Looking indignant, knowing she was right, the Doctor decided they were way past being nice and said, “Look, you’re what, early 30’s?”
“Twenty-seven, just,” replied Rose, slightly upset at his suggested age.
The Doctor, sensing he had an advantage, pressed on. “Still living with your mum?”
Rose would admit she was not happy about that fact, but accepted it and said, “I am living with my mother, temporarily, because she’s sick!”
“And what is it you do again? Are you president of this ‘Hegg book club’ or do you, just administer their medication?” asked the Doctor, waving around his bottle of wine.
“I, too, am a writer,” said Rose with a smug grin, before she took a drink.
Looking falsely curious, the Doctor asked, “A writer of what, exactly?”
Giving as good as she got, Rose responded with, “Of something that people actually read.”
“Do you write cereal packs?” he asked.
“Do you write your name over and over in the dirt in the back of trucks?” he suggested, with a smug look.
Rose realised he wouldn’t stop and sighed. “If you must know, I write for an online menswear catalogue. A trouser catalogue.”
The Doctor couldn’t help it and laughed at Rose.
“I don’t do it anymore,” she said, hoping he’d stop.
“What? Five pairs of brown trousers with elasticated waistbands, thirty pounds while stocks last, that kind of thing?” spouted the Doctor in a rush, as he pushed his advantage.
Rose, not prepared to let him win, added, “I have also written the official guide book to Hegg, which is more accurate than certain other accounts of life on the island.”
While he couldn’t argue the accuracy issue, the Doctor wasn’t going to let it go and sarcastically added, “That sounds fascinating.”
Out in the middle of what might have been a paddock, the two beauticians were looking for Reinette.
“Any news,” asked Jack over the radio. “Have you found her?”
The tall beautician replied, “Hello, this island is much bigger than you said, okay. Over.”
“Perhaps you’d like to do time in the San Quentin nail bar instead. Keep looking! Over. And Out!” replied Jack, back in the castle, as he rolled his eye and threw the radio away.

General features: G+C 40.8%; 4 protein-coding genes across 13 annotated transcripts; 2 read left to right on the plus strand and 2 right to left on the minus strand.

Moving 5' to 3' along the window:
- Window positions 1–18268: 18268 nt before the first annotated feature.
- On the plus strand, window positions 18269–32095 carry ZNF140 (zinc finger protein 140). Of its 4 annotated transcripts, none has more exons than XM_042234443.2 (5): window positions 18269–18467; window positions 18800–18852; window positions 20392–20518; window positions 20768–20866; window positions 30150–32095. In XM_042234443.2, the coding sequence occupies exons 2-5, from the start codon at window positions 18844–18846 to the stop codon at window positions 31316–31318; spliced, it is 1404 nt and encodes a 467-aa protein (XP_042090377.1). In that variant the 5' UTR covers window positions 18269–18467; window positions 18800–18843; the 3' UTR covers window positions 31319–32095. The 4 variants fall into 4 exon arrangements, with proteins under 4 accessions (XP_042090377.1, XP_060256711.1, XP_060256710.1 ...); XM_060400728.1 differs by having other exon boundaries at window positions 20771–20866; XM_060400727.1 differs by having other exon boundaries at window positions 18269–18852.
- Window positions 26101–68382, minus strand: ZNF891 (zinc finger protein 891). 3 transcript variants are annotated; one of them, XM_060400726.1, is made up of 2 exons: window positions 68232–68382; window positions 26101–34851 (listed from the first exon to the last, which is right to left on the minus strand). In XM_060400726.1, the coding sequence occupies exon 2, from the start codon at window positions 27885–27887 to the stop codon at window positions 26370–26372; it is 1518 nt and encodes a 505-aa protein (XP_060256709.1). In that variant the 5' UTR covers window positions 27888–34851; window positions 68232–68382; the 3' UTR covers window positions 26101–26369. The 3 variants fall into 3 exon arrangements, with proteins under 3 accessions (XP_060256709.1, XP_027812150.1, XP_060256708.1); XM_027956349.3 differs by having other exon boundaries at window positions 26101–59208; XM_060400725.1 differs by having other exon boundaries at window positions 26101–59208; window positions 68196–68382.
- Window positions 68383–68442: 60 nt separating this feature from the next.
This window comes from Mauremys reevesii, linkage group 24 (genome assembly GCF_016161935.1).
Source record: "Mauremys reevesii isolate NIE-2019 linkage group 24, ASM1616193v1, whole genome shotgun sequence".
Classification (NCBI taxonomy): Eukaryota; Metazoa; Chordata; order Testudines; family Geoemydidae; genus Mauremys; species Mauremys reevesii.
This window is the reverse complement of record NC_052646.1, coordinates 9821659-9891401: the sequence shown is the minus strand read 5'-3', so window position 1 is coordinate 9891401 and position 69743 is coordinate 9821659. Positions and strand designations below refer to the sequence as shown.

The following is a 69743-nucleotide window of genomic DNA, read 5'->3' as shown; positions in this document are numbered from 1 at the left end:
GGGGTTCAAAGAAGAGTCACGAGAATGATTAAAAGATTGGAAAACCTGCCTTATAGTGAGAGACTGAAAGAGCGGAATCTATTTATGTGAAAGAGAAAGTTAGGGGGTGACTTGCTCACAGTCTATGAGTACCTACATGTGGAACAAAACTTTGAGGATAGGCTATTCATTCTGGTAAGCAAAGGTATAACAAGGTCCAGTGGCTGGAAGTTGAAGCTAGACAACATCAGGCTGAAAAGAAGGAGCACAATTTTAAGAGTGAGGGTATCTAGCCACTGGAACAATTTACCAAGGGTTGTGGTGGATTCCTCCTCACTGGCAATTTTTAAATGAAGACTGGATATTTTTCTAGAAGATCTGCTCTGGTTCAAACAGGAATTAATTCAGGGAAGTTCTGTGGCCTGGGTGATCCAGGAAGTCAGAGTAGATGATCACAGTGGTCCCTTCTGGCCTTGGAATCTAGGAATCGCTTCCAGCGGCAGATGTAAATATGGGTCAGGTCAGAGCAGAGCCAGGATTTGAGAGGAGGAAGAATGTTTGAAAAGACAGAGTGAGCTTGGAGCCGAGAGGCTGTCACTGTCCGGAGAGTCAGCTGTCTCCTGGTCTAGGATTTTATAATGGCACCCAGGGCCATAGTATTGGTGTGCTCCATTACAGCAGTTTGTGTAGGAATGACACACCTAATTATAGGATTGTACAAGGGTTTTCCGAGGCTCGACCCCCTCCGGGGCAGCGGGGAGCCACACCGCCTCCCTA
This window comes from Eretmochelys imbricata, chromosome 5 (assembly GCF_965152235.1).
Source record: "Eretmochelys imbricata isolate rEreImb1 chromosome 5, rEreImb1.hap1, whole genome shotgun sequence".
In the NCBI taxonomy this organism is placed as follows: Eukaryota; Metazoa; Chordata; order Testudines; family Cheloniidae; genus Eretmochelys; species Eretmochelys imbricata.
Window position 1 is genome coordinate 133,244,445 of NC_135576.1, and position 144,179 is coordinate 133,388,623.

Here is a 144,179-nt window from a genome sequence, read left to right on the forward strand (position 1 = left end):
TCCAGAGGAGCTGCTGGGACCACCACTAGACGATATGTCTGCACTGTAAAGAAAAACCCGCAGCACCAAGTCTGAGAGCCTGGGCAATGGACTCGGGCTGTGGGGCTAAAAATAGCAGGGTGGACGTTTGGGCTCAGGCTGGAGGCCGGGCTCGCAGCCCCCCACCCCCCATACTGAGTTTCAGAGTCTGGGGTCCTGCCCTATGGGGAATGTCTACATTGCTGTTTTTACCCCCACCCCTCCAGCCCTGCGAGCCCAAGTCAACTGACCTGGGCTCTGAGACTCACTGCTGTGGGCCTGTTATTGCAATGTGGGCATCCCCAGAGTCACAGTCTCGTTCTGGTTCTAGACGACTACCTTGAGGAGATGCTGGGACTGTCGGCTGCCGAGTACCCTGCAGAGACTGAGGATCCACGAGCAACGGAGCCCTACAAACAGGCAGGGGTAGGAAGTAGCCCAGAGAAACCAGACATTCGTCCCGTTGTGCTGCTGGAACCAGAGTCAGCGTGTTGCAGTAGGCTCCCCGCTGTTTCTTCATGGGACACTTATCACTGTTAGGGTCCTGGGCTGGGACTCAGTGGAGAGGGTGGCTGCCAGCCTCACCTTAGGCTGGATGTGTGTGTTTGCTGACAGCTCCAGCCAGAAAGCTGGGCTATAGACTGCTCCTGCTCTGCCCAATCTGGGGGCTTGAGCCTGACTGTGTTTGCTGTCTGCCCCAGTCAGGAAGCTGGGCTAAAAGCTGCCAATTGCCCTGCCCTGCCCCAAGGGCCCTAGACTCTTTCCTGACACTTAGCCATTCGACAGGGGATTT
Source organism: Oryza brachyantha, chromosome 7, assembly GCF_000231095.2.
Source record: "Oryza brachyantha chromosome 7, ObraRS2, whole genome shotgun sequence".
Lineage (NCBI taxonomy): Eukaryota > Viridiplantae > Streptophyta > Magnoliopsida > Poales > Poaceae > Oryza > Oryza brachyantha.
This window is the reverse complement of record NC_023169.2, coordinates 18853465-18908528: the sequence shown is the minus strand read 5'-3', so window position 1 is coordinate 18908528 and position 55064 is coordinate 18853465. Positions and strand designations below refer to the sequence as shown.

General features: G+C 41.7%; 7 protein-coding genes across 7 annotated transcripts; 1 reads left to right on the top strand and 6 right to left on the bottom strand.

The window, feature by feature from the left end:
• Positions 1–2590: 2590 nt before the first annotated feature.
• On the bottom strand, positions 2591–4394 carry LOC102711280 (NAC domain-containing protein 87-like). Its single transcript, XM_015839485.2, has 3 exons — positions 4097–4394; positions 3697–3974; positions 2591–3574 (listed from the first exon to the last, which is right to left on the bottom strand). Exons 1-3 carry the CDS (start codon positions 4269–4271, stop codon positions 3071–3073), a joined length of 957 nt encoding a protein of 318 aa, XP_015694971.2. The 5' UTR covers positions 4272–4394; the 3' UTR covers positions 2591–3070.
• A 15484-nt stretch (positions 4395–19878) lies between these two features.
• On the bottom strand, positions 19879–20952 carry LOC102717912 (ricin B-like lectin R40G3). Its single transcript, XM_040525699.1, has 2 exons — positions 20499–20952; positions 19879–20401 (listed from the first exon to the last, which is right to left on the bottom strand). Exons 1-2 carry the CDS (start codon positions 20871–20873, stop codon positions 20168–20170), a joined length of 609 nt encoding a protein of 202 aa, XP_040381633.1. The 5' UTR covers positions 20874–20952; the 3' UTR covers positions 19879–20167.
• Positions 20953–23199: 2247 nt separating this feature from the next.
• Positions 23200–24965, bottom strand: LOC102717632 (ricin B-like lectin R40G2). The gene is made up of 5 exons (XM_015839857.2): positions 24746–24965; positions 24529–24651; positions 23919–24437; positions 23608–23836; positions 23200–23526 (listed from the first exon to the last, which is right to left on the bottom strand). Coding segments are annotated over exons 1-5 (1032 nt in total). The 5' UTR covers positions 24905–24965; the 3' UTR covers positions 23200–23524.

Donna, trying to help Jack relax, went to give him a shoulder rub but was told rather abruptly, “Later.”
Sometimes, she wasn’t sure why she bothered with Jack, but she loved working for Reinette and dealt with it anyway.
Jack flopped backwards in his chair as he asked rhetorically, “Where is she?
Back at the entrance of the castle, a disguised Reinette was making her way forward, listening to some reporters discussing what they’d be saying about her in the press. She reached the security man standing at the end of the bridge.
“Hello,” she said, using an English accent.
The security guard only saw her disguise and told her to move along. While Reinette was glad she couldn’t be recognised, she was a bit frustrated that she was unable to get inside. Turning to the reporters hanging around, Reinette asked, “Would you have a portable telephone that I could, perchance, borrow?”
“No reception, love,” he told her, before pointing, “Payphone in there.”
There happened to be the hastily constructed, and rather shoddy-looking, ‘Hegg Media Centre’. Reinette, confident her disguise would hold, headed inside the tent and asked for a ticket for the telephone.
Jackie, revelling in her discovery was waving around the cash she had gained from it, said, loud enough for the entire tent to hear, “Keep the triples coming, I’m buying!”
Minnie, having appeared beside Reinette, and slightly annoyed that Jackie had beaten them all to the find, said, “Look at her, flashing her cash about like the Sheik of Oman.”
Reinette stared at Jackie, wondering what she could do about her, while Minnie continued, “As if the story was hers to sell.”